Monday, March 28, 2011

The First JONES Surname in English Records

The land and who owned it was the foundation of feudal society. To own land, or at least be given title to the land, required a complex social order of "might makes right" verses those who actually lived upon and occupied the land. When William I arrived to the island, the Saxons, the Danes, and the ancient Britons had been trying to settle this issue for generations. Of course, William I settled most of this discussion when he got around to documenting his new land in the Domesday accounts. From 1086 onward, those who lived upon the claimed territory had to adjust their thinking and life-style to fit into this new, French speaking, "might makes right". By the time of Henry III, the new dominions (700 baronies) had been established, and those folks who opposed this were forced to occupy the high ground. For more than 50 years, Henry III shook all the bushes and managed to hold this domain together. At his death in 1272, his son Edward was out of the country learning his military strategies. Interestingly, one of the first acts that Edward did upon his return in 1272, was to inquire into the state of his land. This was officially called his "demesnes" and considered the right and revenues of "the crown". [ A demise comes from the French language meaning the transfer of the sovereignty to a successor.] Edward wanted to know what lands were under his control [linked to the crown by knight service], and what lands were under other types of "tenures". He also wanted to check if the sheriffs, officers, and ministers of his father had been ripping off the treasury. This fairly rapid inquiry became know as "Hundred Rolls", and is the first set of English documents to record the surname JONES! A set of commissioners were sent out to survey the land. They were to go into all cities, boroughs, and market towns and inquire of all demesnes, fees, honors, escheates [land lapsing back to the crown], liberties, and things involving fees and tenements belonging to the king or to others. The record involving Huntingdonshire hundred, summarized in 1273, is reported to contain the name of Matilda Jones! She is the first individual recorded in the English records using the surname JONES. Much more to come!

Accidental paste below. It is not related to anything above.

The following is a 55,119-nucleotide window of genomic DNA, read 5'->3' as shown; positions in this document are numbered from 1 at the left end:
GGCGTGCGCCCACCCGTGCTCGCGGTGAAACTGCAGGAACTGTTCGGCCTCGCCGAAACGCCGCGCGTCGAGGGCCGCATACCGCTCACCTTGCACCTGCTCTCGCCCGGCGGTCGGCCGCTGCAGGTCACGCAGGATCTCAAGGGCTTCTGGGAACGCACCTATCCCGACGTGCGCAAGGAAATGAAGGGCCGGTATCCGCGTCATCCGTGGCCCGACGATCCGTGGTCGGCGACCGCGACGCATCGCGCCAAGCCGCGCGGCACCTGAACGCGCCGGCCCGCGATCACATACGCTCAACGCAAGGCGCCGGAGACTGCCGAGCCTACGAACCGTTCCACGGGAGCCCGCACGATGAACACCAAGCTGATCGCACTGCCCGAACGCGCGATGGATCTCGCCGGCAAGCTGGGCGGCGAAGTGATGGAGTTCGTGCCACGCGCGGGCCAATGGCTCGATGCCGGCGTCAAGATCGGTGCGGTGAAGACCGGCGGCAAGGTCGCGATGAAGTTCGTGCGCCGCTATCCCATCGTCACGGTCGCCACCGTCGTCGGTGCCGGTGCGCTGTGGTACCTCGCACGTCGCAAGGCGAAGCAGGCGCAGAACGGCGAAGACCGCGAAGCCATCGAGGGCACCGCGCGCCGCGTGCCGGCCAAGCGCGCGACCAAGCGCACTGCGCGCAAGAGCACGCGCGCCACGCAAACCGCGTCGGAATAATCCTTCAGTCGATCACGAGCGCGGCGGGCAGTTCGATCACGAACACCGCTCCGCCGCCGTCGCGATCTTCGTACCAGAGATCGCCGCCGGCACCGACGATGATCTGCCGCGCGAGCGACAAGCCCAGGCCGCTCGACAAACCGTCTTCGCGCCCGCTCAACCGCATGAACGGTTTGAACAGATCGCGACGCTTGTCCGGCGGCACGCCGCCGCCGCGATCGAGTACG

Thursday, March 24, 2011

Early English Records and the Jones Surname

As described in the last post, the Domesday Survey represents the earliest records of this new kingdom under William I. The completion of this work was finished by 1086. The date of the next public records did not occur until the 31st year of the reign of Henry I. These records now titled, the Great Roll of the Exchequer, begin their date from 1130 AD. The next records were the Pipe Rolls, and have been a continual record of the English since this time.

A second group of records began during the reign of Henry II (1155-1189). A record of the knight's fees, called the Black Book of the Exchequer, was started. Another record was started being the rolls of the widows and children of the King's tenants. These rolls recorded the ages, lands, and possessions of these folks.

It was during the reign of Richard I (1189-1199) that the proceedings of the royal courts, called Courts of Justice were made. Records now called "Placita of the Curia Regis" and of "Assize".

It was not until the reign of King John (1199-1216) that an unbroken series of records have evolved which include the principle events and persons active in the government of the day. These include rolls of charters, rolls of offerings or gifts (called "oblata" rolls), rolls of letters patent, rolls of liberate. There were also close rolls, which on the back pages, had writs of summons to Parliament. Other records were fine rolls, and Norman rolls. I guess that all the trouble that John had, including the Magna Carta, needed a bunch of records!